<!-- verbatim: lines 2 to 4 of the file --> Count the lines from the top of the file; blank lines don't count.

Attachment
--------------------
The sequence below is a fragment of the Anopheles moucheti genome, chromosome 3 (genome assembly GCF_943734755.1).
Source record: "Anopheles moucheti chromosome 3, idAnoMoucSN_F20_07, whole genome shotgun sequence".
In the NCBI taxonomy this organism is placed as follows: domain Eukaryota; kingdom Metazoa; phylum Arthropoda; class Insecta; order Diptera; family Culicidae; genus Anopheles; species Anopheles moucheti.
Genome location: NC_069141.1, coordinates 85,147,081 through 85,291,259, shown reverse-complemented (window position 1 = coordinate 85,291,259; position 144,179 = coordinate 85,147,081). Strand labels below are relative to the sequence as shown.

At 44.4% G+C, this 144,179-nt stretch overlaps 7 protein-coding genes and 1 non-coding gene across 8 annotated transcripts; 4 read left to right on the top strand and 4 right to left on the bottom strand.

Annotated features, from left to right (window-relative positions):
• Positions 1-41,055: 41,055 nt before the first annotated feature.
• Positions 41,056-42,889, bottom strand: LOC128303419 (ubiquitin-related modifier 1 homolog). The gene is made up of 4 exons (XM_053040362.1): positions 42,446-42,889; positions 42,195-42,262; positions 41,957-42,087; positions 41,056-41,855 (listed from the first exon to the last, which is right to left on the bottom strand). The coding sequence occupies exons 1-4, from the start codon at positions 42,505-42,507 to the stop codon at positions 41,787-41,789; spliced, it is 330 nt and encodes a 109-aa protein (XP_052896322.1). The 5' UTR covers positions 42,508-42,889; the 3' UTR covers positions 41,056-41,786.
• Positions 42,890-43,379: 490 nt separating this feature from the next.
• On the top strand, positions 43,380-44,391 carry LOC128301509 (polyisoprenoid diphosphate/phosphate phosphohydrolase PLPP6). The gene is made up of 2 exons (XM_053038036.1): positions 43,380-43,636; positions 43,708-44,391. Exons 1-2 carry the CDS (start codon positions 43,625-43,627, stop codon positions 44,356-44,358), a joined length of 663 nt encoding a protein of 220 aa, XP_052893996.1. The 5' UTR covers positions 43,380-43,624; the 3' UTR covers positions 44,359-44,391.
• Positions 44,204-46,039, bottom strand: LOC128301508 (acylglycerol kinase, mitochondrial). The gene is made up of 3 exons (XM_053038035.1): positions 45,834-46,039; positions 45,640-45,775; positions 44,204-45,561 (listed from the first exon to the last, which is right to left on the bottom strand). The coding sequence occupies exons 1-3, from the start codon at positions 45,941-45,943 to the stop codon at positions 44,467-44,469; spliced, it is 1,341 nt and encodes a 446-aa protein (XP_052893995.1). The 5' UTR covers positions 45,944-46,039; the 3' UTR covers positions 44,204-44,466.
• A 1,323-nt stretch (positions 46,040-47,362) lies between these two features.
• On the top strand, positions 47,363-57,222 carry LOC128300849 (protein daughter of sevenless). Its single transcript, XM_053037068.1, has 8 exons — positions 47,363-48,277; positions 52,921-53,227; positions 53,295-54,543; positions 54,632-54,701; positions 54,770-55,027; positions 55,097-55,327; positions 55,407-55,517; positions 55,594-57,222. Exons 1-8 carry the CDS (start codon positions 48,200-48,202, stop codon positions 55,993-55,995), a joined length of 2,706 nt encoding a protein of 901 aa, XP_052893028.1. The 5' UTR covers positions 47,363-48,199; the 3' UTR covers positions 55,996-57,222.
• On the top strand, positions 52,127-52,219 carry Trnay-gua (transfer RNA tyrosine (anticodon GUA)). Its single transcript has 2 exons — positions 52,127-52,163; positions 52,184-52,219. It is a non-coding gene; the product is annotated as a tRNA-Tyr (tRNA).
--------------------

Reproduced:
Source record: "Anopheles moucheti chromosome 3, idAnoMoucSN_F20_07, whole genome shotgun sequence".
In the NCBI taxonomy this organism is placed as follows: domain Eukaryota; kingdom Metazoa; phylum Arthropoda; class Insecta; order Diptera; family Culicidae; genus Anopheles; species Anopheles moucheti.
Genome location: NC_069141.1, coordinates 85,147,081 through 85,291,259, shown reverse-complemented (window position 1 = coordinate 85,291,259; position 144,179 = coordinate 85,147,081). Strand labels below are relative to the sequence as shown.